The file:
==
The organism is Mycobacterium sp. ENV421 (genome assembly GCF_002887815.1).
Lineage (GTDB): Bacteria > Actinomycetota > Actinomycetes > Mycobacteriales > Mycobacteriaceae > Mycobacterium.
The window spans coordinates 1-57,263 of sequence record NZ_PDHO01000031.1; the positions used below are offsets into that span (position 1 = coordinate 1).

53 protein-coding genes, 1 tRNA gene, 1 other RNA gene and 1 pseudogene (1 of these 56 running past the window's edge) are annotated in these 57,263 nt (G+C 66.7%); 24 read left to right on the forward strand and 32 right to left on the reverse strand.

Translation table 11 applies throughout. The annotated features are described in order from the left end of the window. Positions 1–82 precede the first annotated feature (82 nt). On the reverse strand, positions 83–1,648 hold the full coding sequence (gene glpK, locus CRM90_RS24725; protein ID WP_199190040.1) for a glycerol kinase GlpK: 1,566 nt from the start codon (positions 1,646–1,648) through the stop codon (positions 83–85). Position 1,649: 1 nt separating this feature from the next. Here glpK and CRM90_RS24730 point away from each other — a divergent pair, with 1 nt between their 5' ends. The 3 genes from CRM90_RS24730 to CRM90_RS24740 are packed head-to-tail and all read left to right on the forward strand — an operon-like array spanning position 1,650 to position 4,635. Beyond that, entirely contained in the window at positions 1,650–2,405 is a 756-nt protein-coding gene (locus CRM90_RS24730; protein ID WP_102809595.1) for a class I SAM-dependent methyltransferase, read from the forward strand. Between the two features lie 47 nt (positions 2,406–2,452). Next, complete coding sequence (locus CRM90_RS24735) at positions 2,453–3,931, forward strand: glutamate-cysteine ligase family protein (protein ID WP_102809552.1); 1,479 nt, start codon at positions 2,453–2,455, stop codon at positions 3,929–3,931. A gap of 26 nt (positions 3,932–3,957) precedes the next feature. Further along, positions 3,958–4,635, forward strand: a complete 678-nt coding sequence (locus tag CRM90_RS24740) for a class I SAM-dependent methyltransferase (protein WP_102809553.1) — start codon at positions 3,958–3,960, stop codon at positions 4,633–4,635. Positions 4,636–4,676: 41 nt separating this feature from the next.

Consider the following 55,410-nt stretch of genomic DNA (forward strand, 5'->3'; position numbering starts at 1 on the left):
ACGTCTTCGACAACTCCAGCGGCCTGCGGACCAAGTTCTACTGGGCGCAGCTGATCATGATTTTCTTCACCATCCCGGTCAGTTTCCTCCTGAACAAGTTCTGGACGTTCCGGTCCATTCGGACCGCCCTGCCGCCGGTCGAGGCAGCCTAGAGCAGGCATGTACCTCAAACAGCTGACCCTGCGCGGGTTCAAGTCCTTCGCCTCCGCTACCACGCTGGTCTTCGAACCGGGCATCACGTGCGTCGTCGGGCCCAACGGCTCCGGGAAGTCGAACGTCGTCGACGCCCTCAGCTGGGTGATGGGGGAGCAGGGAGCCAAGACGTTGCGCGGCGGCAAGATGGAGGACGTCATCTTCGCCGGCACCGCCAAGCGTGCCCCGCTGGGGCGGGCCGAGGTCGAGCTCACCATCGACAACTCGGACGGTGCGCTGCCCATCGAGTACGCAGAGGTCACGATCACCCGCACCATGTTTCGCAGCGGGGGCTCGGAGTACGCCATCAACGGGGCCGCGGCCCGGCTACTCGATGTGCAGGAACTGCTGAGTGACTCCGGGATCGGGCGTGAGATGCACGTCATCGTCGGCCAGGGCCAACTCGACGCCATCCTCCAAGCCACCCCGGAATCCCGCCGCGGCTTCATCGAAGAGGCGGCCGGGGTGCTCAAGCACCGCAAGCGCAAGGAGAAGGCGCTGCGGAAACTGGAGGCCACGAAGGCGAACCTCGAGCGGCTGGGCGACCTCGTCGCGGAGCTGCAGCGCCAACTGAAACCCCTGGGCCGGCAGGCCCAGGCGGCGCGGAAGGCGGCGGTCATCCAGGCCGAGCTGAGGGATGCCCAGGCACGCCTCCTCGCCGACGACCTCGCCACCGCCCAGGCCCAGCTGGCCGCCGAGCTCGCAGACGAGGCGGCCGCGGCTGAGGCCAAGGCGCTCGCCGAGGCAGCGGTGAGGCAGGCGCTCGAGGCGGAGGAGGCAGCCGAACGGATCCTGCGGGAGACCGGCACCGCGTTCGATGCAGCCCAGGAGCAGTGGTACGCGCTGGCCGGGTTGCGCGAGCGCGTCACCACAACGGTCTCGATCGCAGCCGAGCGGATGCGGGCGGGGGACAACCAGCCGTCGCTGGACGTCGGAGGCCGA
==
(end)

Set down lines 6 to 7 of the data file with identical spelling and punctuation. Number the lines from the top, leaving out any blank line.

Consider the following 55,410-nt stretch of genomic DNA (forward strand, 5'->3'; position numbering starts at 1 on the left):
ACGTCTTCGACAACTCCAGCGGCCTGCGGACCAAGTTCTACTGGGCGCAGCTGATCATGATTTTCTTCACCATCCCGGTCAGTTTCCTCCTGAACAAGTTCTGGACGTTCCGGTCCATTCGGACCGCCCTGCCGCCGGTCGAGGCAGCCTAGAGCAGGCATGTACCTCAAACAGCTGACCCTGCGCGGGTTCAAGTCCTTCGCCTCCGCTACCACGCTGGTCTTCGAACCGGGCATCACGTGCGTCGTCGGGCCCAACGGCTCCGGGAAGTCGAACGTCGTCGACGCCCTCAGCTGGGTGATGGGGGAGCAGGGAGCCAAGACGTTGCGCGGCGGCAAGATGGAGGACGTCATCTTCGCCGGCACCGCCAAGCGTGCCCCGCTGGGGCGGGCCGAGGTCGAGCTCACCATCGACAACTCGGACGGTGCGCTGCCCATCGAGTACGCAGAGGTCACGATCACCCGCACCATGTTTCGCAGCGGGGGCTCGGAGTACGCCATCAACGGGGCCGCGGCCCGGCTACTCGATGTGCAGGAACTGCTGAGTGACTCCGGGATCGGGCGTGAGATGCACGTCATCGTCGGCCAGGGCCAACTCGACGCCATCCTCCAAGCCACCCCGGAATCCCGCCGCGGCTTCATCGAAGAGGCGGCCGGGGTGCTCAAGCACCGCAAGCGCAAGGAGAAGGCGCTGCGGAAACTGGAGGCCACGAAGGCGAACCTCGAGCGGCTGGGCGACCTCGTCGCGGAGCTGCAGCGCCAACTGAAACCCCTGGGCCGGCAGGCCCAGGCGGCGCGGAAGGCGGCGGTCATCCAGGCCGAGCTGAGGGATGCCCAGGCACGCCTCCTCGCCGACGACCTCGCCACCGCCCAGGCCCAGCTGGCCGCCGAGCTCGCAGACGAGGCGGCCGCGGCTGAGGCCAAGGCGCTCGCCGAGGCAGCGGTGAGGCAGGCGCTCGAGGCGGAGGAGGCAGCCGAACGGATCCTGCGGGAGACCGGCACCGCGTTCGATGCAGCCCAGGAGCAGTGGTACGCGCTGGCCGGGTTGCGCGAGCGCGTCACCACAACGGTCTCGATCGCAGCCGAGCGGATGCGGGCGGGGGACAACCAGCCGTCGCTGGACGTCGGAGGCCGA